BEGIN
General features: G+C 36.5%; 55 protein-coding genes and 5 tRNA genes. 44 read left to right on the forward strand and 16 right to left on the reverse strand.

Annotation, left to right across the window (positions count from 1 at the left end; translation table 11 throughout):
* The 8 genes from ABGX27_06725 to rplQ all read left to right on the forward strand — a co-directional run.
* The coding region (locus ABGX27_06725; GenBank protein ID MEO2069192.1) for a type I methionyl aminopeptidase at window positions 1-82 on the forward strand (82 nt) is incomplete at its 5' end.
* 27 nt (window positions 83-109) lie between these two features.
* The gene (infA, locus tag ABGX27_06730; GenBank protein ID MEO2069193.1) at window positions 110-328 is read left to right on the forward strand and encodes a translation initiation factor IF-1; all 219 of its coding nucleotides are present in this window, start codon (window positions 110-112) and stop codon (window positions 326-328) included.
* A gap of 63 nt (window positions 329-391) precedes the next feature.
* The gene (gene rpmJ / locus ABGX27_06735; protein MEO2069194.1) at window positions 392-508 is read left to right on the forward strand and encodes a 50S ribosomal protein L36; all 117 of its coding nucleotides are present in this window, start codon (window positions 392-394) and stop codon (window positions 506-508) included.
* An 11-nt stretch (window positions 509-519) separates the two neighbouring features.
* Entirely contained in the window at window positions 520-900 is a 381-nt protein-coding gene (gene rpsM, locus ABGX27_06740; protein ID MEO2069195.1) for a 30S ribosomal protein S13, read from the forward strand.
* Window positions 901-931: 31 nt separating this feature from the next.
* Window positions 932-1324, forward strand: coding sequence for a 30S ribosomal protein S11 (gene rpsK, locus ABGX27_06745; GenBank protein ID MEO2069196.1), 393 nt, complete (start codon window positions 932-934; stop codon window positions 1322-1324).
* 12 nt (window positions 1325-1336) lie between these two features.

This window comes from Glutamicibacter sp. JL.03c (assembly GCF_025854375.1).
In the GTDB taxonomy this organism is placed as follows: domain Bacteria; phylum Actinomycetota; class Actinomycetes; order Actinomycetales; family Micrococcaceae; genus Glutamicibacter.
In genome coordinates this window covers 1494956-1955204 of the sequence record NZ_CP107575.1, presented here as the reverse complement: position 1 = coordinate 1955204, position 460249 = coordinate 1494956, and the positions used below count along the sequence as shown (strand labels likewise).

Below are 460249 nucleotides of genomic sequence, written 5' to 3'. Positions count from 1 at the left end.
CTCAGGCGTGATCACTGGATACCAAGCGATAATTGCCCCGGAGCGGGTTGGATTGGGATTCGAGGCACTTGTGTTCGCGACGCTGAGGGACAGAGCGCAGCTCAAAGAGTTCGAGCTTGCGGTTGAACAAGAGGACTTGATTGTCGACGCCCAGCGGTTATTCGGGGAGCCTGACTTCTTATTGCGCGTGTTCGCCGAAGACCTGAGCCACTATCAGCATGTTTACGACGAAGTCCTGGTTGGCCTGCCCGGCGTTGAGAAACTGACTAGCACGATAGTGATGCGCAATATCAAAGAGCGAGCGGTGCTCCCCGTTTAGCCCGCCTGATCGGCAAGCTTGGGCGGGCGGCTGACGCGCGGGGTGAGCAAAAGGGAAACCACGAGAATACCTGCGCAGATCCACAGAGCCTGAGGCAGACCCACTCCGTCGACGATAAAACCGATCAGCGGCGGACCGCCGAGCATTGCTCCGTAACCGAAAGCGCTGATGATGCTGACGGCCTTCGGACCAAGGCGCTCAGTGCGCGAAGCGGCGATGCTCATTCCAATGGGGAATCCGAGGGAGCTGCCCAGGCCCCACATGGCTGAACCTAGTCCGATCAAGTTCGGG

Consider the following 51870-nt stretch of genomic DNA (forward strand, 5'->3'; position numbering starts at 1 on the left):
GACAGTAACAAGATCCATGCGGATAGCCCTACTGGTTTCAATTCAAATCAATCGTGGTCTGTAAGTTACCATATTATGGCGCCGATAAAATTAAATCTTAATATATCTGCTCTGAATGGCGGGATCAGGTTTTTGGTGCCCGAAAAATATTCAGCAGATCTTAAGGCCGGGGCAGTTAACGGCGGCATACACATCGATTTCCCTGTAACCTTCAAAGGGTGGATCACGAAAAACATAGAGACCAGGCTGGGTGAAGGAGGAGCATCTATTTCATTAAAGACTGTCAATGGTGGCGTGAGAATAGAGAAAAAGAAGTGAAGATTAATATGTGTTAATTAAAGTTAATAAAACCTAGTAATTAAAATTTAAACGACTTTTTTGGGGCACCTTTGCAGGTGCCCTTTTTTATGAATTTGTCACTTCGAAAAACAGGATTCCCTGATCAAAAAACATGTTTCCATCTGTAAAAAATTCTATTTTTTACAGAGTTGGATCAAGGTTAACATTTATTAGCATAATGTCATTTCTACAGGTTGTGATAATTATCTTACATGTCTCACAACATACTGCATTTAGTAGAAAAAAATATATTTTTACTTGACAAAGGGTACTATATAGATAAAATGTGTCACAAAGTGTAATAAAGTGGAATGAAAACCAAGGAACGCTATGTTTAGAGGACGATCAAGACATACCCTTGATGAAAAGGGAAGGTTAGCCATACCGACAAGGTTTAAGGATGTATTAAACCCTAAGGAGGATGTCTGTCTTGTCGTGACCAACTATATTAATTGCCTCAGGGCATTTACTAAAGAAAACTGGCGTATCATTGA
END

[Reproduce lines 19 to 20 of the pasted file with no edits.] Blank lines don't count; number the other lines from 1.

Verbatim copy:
Consider the following 51870-nt stretch of genomic DNA (forward strand, 5'->3'; position numbering starts at 1 on the left):
GACAGTAACAAGATCCATGCGGATAGCCCTACTGGTTTCAATTCAAATCAATCGTGGTCTGTAAGTTACCATATTATGGCGCCGATAAAATTAAATCTTAATATATCTGCTCTGAATGGCGGGATCAGGTTTTTGGTGCCCGAAAAATATTCAGCAGATCTTAAGGCCGGGGCAGTTAACGGCGGCATACACATCGATTTCCCTGTAACCTTCAAAGGGTGGATCACGAAAAACATAGAGACCAGGCTGGGTGAAGGAGGAGCATCTATTTCATTAAAGACTGTCAATGGTGGCGTGAGAATAGAGAAAAAGAAGTGAAGATTAATATGTGTTAATTAAAGTTAATAAAACCTAGTAATTAAAATTTAAACGACTTTTTTGGGGCACCTTTGCAGGTGCCCTTTTTTATGAATTTGTCACTTCGAAAAACAGGATTCCCTGATCAAAAAACATGTTTCCATCTGTAAAAAATTCTATTTTTTACAGAGTTGGATCAAGGTTAACATTTATTAGCATAATGTCATTTCTACAGGTTGTGATAATTATCTTACATGTCTCACAACATACTGCATTTAGTAGAAAAAAATATATTTTTACTTGACAAAGGGTACTATATAGATAAAATGTGTCACAAAGTGTAATAAAGTGGAATGAAAACCAAGGAACGCTATGTTTAGAGGACGATCAAGACATACCCTTGATGAAAAGGGAAGGTTAGCCATACCGACAAGGTTTAAGGATGTATTAAACCCTAAGGAGGATGTCTGTCTTGTCGTGACCAACTATATTAATTGCCTCAGGGCATTTACTAAAGAAAACTGGCGTATCATTGA